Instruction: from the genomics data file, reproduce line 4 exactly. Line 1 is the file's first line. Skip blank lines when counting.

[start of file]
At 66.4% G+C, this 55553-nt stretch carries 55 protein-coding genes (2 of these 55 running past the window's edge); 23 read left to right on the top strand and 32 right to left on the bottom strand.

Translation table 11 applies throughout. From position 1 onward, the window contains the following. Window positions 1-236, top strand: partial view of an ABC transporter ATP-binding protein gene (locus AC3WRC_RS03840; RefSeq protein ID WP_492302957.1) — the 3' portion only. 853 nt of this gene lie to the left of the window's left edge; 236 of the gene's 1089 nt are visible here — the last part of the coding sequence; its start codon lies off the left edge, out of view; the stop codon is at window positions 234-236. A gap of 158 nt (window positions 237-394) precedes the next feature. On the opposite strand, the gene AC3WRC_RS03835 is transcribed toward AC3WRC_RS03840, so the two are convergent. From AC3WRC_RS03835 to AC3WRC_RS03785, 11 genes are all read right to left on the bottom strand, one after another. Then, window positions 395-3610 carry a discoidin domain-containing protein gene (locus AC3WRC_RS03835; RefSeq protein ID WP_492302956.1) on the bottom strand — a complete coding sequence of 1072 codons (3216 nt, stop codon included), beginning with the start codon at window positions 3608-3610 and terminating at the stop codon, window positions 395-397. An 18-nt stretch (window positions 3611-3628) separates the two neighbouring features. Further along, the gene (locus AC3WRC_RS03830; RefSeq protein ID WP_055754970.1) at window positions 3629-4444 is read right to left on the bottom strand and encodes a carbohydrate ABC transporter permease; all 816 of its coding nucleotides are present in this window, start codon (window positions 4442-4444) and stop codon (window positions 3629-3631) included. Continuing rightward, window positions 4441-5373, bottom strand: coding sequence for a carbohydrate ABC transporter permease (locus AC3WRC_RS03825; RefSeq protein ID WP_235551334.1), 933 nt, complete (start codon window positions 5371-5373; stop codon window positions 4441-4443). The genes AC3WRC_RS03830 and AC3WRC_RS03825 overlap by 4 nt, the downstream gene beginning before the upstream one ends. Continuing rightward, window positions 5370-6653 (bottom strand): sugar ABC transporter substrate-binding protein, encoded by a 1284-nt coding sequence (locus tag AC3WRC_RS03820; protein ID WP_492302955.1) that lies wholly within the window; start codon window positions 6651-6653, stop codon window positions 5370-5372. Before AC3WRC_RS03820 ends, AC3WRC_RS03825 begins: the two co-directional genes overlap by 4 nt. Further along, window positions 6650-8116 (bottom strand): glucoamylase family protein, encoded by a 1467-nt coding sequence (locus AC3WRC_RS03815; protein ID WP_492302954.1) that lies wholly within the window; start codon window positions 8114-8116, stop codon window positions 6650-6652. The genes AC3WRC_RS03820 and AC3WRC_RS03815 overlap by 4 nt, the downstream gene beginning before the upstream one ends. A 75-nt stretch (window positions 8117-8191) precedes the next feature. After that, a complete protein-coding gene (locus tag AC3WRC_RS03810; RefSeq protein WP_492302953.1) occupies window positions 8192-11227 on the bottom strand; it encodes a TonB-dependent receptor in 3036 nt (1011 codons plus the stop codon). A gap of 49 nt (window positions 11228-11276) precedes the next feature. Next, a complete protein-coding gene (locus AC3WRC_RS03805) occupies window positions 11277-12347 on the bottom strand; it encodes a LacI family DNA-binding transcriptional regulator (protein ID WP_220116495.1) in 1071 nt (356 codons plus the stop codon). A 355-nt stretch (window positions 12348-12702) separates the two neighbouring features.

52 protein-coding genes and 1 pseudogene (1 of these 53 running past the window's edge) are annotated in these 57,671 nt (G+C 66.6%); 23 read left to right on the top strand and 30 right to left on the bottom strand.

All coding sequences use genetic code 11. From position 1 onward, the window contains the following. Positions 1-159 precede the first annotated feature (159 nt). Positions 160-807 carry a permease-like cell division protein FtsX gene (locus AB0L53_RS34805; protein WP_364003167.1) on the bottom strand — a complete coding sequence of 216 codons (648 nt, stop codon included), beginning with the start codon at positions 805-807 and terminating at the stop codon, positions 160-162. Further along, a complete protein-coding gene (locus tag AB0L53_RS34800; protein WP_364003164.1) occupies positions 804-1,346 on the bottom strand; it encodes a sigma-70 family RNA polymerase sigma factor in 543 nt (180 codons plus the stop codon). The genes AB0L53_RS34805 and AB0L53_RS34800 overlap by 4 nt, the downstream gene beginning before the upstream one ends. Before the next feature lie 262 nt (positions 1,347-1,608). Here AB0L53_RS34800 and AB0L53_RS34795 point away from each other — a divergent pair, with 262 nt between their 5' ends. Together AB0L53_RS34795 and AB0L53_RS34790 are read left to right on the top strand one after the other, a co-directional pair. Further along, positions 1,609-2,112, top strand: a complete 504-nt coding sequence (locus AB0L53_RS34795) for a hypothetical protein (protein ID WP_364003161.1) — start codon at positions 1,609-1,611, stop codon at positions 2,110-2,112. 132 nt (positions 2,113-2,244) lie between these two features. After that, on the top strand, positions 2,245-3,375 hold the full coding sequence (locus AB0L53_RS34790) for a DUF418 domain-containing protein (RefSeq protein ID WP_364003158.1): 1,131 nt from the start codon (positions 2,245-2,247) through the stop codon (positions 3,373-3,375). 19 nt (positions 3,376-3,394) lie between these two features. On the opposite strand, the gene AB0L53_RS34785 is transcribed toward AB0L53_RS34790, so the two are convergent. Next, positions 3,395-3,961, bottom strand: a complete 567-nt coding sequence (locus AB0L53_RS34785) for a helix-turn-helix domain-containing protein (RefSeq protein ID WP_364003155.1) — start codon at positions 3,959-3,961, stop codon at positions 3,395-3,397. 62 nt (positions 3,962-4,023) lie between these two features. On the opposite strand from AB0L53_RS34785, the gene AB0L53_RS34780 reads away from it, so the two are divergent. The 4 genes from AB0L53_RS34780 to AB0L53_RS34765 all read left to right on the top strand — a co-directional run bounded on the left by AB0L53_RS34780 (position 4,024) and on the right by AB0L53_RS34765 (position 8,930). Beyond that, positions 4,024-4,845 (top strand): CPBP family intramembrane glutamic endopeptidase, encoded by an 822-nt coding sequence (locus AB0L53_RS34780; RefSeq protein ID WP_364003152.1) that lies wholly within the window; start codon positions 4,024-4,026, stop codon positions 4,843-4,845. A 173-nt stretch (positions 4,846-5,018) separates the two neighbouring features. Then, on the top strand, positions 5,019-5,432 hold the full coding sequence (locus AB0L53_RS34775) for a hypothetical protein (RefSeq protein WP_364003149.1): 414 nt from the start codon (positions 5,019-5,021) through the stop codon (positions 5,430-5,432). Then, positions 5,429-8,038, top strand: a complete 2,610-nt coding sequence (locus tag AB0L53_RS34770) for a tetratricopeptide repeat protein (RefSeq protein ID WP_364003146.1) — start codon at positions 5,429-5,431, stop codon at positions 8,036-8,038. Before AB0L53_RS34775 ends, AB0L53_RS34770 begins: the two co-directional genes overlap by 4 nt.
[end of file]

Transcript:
All coding sequences use genetic code 11. From position 1 onward, the window contains the following. Positions 1-159 precede the first annotated feature (159 nt). Positions 160-807 carry a permease-like cell division protein FtsX gene (locus AB0L53_RS34805; protein WP_364003167.1) on the bottom strand — a complete coding sequence of 216 codons (648 nt, stop codon included), beginning with the start codon at positions 805-807 and terminating at the stop codon, positions 160-162. Further along, a complete protein-coding gene (locus tag AB0L53_RS34800; protein WP_364003164.1) occupies positions 804-1,346 on the bottom strand; it encodes a sigma-70 family RNA polymerase sigma factor in 543 nt (180 codons plus the stop codon). The genes AB0L53_RS34805 and AB0L53_RS34800 overlap by 4 nt, the downstream gene beginning before the upstream one ends. Before the next feature lie 262 nt (positions 1,347-1,608). Here AB0L53_RS34800 and AB0L53_RS34795 point away from each other — a divergent pair, with 262 nt between their 5' ends. Together AB0L53_RS34795 and AB0L53_RS34790 are read left to right on the top strand one after the other, a co-directional pair. Further along, positions 1,609-2,112, top strand: a complete 504-nt coding sequence (locus AB0L53_RS34795) for a hypothetical protein (protein ID WP_364003161.1) — start codon at positions 1,609-1,611, stop codon at positions 2,110-2,112. 132 nt (positions 2,113-2,244) lie between these two features. After that, on the top strand, positions 2,245-3,375 hold the full coding sequence (locus AB0L53_RS34790) for a DUF418 domain-containing protein (RefSeq protein ID WP_364003158.1): 1,131 nt from the start codon (positions 2,245-2,247) through the stop codon (positions 3,373-3,375). 19 nt (positions 3,376-3,394) lie between these two features. On the opposite strand, the gene AB0L53_RS34785 is transcribed toward AB0L53_RS34790, so the two are convergent. Next, positions 3,395-3,961, bottom strand: a complete 567-nt coding sequence (locus AB0L53_RS34785) for a helix-turn-helix domain-containing protein (RefSeq protein ID WP_364003155.1) — start codon at positions 3,959-3,961, stop codon at positions 3,395-3,397. 62 nt (positions 3,962-4,023) lie between these two features. On the opposite strand from AB0L53_RS34785, the gene AB0L53_RS34780 reads away from it, so the two are divergent. The 4 genes from AB0L53_RS34780 to AB0L53_RS34765 all read left to right on the top strand — a co-directional run bounded on the left by AB0L53_RS34780 (position 4,024) and on the right by AB0L53_RS34765 (position 8,930). Beyond that, positions 4,024-4,845 (top strand): CPBP family intramembrane glutamic endopeptidase, encoded by an 822-nt coding sequence (locus AB0L53_RS34780; RefSeq protein ID WP_364003152.1) that lies wholly within the window; start codon positions 4,024-4,026, stop codon positions 4,843-4,845. A 173-nt stretch (positions 4,846-5,018) separates the two neighbouring features. Then, on the top strand, positions 5,019-5,432 hold the full coding sequence (locus AB0L53_RS34775) for a hypothetical protein (RefSeq protein WP_364003149.1): 414 nt from the start codon (positions 5,019-5,021) through the stop codon (positions 5,430-5,432). Then, positions 5,429-8,038, top strand: a complete 2,610-nt coding sequence (locus tag AB0L53_RS34770) for a tetratricopeptide repeat protein (RefSeq protein ID WP_364003146.1) — start codon at positions 5,429-5,431, stop codon at positions 8,036-8,038. Before AB0L53_RS34775 ends, AB0L53_RS34770 begins: the two co-directional genes overlap by 4 nt.